Thursday, November 5, 2009

11/3/09 Election News: LGBT Rights Edition

I want to take a moment today to acknowledge the LGBT items that voters decided on recently in Michigan, Maine, and Washington.

1. Michigan

In June 2009, in Kalamazoo, Michigan the city council unanimously approved an ordinance protecting gay, lesbian, bisexual, and transgender people from discrimination in employment, housing, or public accommodations. An anti-gay group then gathered enough signatures to put the issue up for decision by Kalamazoo voters. November 3, 2009, Kalamazoo 65% of voters approved the ordinance.

2. Maine

Last May, the Maine legislature passed a law that would have allowed same-sex couples to marry. Before the law could take effect, opposition groups gathered enough signatures to put the issue up for decision by Maine voters. While most of the donations on the pro-LGBT side were from individual donors, contributions from the New Jersey-based National Organization for Marriage accounted for almost half of Stand for Marriage Maine's budget. November 3, 2009, approximately 53% percent of Maine voters rejected this law, effectively de-legalizing same-sex marriage.

Anti-gay activists are celebratory. Some are even gloating, because really, other than spread hatred and misinformation, that's sort of what they do best on the internet when they "win." Then, because these are little more than contests that have no real impact on their lives, they move on to more important things, like trying to defeat the next pro-LGBT measure. However, I'd like to look on the bright side. Given that only 5-10% of the population is LGBT, the margin of victory could have been much greater. Indeed, as little as 20 years ago, an election this close would have been unthinkable. Their ever-decreasing margins of victory underscores the fact that the anti-gay, anti-equality ideology is slowly, stubbornly dying.

3. Washington

Last but not least, in Washington, the state legislature passed an "everything but marriage" law that expanded the state's domestic partnership law that grants over 200 rights and benefits to domestic partners. A group called Protect Marriage Washington collected enough signatures to, you guessed it, put it on the ballot for a vote. November 3, 2009, voters affirmed the "everything but marriage" law. We won!

And, I certainly do see Washington as a large victory despite the omission of the word "marriage." Personally, I am in favor of "everything but marriage" laws and would accept this as a compromise only if DOMA were repealed and same-sex couples were given all of the federal rights, benefits, and privileges of marriage. For me, the main issue with respect to marriage equality is the issue of equal rights. As long as state governments have singled out this thing called "marriage" and, along with the federal government, is conferring special rights and benefits upon those withing it, those rights and benefits should be open to same-sex couples as well. If having those rights means calling it something else, that is okay with me, because I would call it a marriage anyway in my private life.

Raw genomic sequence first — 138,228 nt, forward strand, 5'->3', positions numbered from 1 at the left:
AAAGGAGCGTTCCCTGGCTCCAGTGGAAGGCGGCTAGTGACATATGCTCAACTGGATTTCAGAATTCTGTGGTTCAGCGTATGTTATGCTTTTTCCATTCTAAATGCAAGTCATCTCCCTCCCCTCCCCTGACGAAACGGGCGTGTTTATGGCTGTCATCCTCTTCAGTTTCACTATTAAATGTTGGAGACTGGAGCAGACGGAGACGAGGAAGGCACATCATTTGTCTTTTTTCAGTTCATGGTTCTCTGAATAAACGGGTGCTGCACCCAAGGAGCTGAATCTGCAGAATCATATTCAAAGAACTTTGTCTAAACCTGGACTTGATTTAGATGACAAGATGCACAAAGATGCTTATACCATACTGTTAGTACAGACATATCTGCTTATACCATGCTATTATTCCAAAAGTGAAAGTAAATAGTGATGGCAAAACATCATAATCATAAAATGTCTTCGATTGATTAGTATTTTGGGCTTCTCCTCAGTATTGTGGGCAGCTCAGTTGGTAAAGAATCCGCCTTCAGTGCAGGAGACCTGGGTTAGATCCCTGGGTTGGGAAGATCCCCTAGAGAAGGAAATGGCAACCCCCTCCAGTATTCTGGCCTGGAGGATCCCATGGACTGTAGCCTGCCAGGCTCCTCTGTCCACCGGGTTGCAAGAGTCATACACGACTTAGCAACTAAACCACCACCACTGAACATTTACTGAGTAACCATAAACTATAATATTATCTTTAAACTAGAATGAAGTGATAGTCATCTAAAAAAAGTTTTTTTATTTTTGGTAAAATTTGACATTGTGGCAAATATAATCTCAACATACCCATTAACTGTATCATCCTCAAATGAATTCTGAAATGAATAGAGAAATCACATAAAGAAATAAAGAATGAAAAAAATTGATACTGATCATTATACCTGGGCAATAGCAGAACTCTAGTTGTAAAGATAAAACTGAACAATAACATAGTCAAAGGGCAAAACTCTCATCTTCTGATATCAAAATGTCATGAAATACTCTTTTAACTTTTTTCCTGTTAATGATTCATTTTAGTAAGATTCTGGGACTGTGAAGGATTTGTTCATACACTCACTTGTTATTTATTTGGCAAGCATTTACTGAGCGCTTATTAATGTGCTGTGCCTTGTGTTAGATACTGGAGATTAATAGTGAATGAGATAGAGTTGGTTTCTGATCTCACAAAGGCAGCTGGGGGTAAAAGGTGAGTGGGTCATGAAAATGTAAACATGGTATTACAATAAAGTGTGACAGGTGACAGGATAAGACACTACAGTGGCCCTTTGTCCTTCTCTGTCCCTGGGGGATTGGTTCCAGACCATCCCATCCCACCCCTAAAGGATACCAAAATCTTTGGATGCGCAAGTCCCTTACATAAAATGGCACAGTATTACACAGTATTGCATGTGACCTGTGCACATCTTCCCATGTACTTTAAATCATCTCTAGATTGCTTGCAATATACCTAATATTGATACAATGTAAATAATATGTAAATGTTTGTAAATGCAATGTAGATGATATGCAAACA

However, and this is somewhat of a tangent, the government has no business calling unions "marriage," as that decision should be up to the parties involved and/or religious institutions. Instead, the government should call all benefit-collecting unions "civil unions" and let the individuals within those unions decide what their relationship is called.

To end here, these cases represent an interesting trend with respect to LGBT rights. Historically, when LGBT rights have been won in the courts, opponents cried that the tyranny of Activist Judges (tm) had been imposed upon The People and, therefore, the rights were not legitimately won. Now that LGBT rights are also being won through legislative bodies, anti-gay groups have moved the goalposts further back and now claim that Activist Lawmakers (tm) are imposing upon the will of The People.

When it comes to LGBT rights, apparently only direct democracy in the most literal sense of the word will suffice to grant true legitimacy. That means we have a long road ahead of us and a lot of people to convince.

Bravo to Kalamazoo and Washington voters. Now that The People (tm) are granting rights to LGBT people, and anti-gays are becoming a minority, I wonder what the future cry will be. For, we already know that Tyranny of the Majority is not an injustice with which they are concerned.

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